The word for "hope" in Arabic, Amal is also an acronym for Afwaj al Muqawimah al Lubnaniyah, Lebanese Resistance Detachments. Amal, with a strength of approximately 1,500 men, played only a marginal role in the Civil War. Nevertheless, many Shias fought for other leftist organizations and were the cannon fodder of the Civil War.10 The Shia renaissance was initiated by the Imam Musa as Sadr, a charismatic Iranian religious figure of Lebanese ancestry who founded a husayniyyah (Shia religious site) in Sidon in 1959. In 1974, on the eve of the Civil War, Musa as Sadr established the Harakat al Mahrumiin (Movement of the Dispossessed) to represent Shia interests. In 1975, with the help of the PLO, he organized the Amal militia.
Musa as Sadr disappeared and was presumed murdered while on an official visit to Libya in August 1978, and leadership of Amal was assumed by Nabih Berri, a secular-oriented Beirut lawyer. In 1987 Berri continued to lead Amal, but several fundamentalist splinter groups had broken away from his organization.11
The Lebanese Communist Party (LCP), led by George Hawi, had a membership of about 3,000, mainly Orthodox and Armenian Christians. Its militia, the Popular Guard, played a significant role in the Civil War, fighting on the Muslim-leftist side despite its Christian membership. The Communist Action Organization (CAO), a dissident, radical splinter group of the LCP, was led by Muhsin Ibrahim, and had a membership of about 2,000.
Led by Adnan Hakim, the Najjadah was established in the 1930s as a Sunni Muslim counterpart of the Christian Phalangist Party, although it was not as successful. Its militia numbered about 300.
The Lebanese Arab Army (LAA)
The establishment of the LAA was announced on January 21, 1976, by Lieutenant Ahmad al Khatib, a Sunni Muslim officer in the Lebanese Armed Forces. Khatib urged his fellow Muslims to mutiny and desert the army. Within several days, he rallied 2,000 soldiers, including 40 tank crews, to his side. At the zenith of its power, the LAA controlled three-quarters of all army barracks and posts in Lebanon.12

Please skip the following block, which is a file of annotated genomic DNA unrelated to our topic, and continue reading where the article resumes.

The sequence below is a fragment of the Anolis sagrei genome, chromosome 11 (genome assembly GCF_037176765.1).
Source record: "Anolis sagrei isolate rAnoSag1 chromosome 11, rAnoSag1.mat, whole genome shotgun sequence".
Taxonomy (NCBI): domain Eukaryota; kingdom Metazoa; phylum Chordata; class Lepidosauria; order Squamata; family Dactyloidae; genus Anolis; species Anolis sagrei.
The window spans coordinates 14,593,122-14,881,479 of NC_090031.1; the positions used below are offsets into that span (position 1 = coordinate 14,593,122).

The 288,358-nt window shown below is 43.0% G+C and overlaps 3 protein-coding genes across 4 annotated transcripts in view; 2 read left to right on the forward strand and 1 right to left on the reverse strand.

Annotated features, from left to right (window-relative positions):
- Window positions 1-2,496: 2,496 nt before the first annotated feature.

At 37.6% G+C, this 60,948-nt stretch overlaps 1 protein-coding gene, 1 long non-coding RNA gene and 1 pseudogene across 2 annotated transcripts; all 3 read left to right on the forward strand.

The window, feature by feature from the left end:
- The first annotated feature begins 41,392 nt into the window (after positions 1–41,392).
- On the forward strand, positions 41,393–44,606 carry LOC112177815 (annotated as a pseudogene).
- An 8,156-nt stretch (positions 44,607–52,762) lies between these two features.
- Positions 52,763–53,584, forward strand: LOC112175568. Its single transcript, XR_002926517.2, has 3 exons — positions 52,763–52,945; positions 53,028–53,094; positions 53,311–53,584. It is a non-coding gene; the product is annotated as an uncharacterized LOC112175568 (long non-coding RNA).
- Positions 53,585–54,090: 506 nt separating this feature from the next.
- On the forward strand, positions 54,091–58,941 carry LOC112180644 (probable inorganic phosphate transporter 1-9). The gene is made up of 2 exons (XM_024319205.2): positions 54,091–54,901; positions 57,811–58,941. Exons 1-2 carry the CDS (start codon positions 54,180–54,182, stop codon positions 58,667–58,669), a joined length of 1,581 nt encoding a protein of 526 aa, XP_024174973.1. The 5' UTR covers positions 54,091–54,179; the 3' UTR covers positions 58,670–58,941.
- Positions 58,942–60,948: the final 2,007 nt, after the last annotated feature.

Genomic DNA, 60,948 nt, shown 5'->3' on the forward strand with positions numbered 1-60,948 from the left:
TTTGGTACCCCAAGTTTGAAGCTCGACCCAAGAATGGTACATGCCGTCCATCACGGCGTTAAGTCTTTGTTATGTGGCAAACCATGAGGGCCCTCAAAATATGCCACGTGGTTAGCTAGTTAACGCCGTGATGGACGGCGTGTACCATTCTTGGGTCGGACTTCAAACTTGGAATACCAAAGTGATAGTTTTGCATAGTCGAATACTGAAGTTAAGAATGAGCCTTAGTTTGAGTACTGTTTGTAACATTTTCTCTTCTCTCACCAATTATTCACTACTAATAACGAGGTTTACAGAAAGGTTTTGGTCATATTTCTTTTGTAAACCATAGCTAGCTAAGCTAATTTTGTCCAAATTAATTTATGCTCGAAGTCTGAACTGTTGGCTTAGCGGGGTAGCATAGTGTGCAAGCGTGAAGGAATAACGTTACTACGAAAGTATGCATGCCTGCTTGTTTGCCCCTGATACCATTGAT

The Baath (Resurrection) Party
Both the Syrian and Iraqi governments were, and in 1987 continued to be, run by rival wings of the pan-Arab socialist Baath Party, and each government supported a Lebanese branch. The pro- Iraqi branch was headed by Abd al Majid ar Rifai and fielded a militia of about 3,000 men. The pro-Syrian branch was headed by a Shia, Issam Qansuh, and had a militia of similar size. The two militias fought each other in proxy battles for their sponsors.
Several Nasserite organizations, which adhered to the socialist ideals of the late Egyptian President Gamal Abdul Nasser, fought in Lebanon's Civil War. The largest was the Independent Nasserite Movement led by Ibrahim Qulaylat. Its 3,000-man militia, the Murabitun (the Sentinels), was one of the mainstays of the anti-establishment side. The Union of Toiling Peoples' Forces, led by Kamal Shatila, was tied closely to Syria. Its 1,000-man militia, called the Firqat an Nasr (Victory Divisions), played an active part in the Civil War. Another group, the Nasserite Correctionist Movement, was led by Issam al Arab and had a militia called the Quwwat an Nasir (Nasser's Forces). The Popular Nasserite Forces, led by Mustafa Saad, and the 24 October Movement were also active in the war.
Dozens of Palestinian military entities operated in Lebanon during and after the Civil War. Most of these groups were controlled by the mainstream, moderate Palestine Liberation Organization (PLO), which maintained its neutrality during the first year of the Civil War. Other groups in the radical Rejectionist Front fought on the Muslim-leftist side. Still others, such as Saiqa, the Arab Liberation Front, and the Popular Front for the Liberation of Palestine-General Command (PFLP-GC) were essentially mercenary armies for foreign governments (Syria, Iraq, and Libya, respectively). About 25,000 Palestinians were under arms during the Civil War.
1 (NT) Jurdeini, Paul A., McLaurin, R.D., and Price, James M. "Military Operations in Built Up Areas 1975-78. Appendix B. U.S. Army Human Engineering Laboratory, Aberdeen Proving Ground, Technical Memorandum 11-79 (June, 1979).--for numbers of opposing forces.
2 (NT) ibid.
3 (NT) ibid.
4 (NT) Creed, John. Congressional Research Service Report Lebanon 85-885-F July 31, 1985, appendix.
5 (NT) Jurdeini and McLaurtin op. cit.
6 (NT) ibid.
7 (NT) ibid, and Jurdeini and McLaurin, op. cit.
8 (NT) ibid.
9 (NT) Ya'ari, Ehud. "Behind the Terror: A little Publicized Group Led By Christians Eager for Syria to Dominate the Middle east...passim." Atlantic, June 1987, pp. 18-22.
10 (NT) Norton, Richard Augustus. "Political Violence and Shi'a Factionalism in Lebanon." Middle East Insight. vol.3 no.2 1983, pp. 9-16.
11 NT ibid.
12 (NT) op. cit. Randall, p. 94. op. cit Bulloch, p. 115.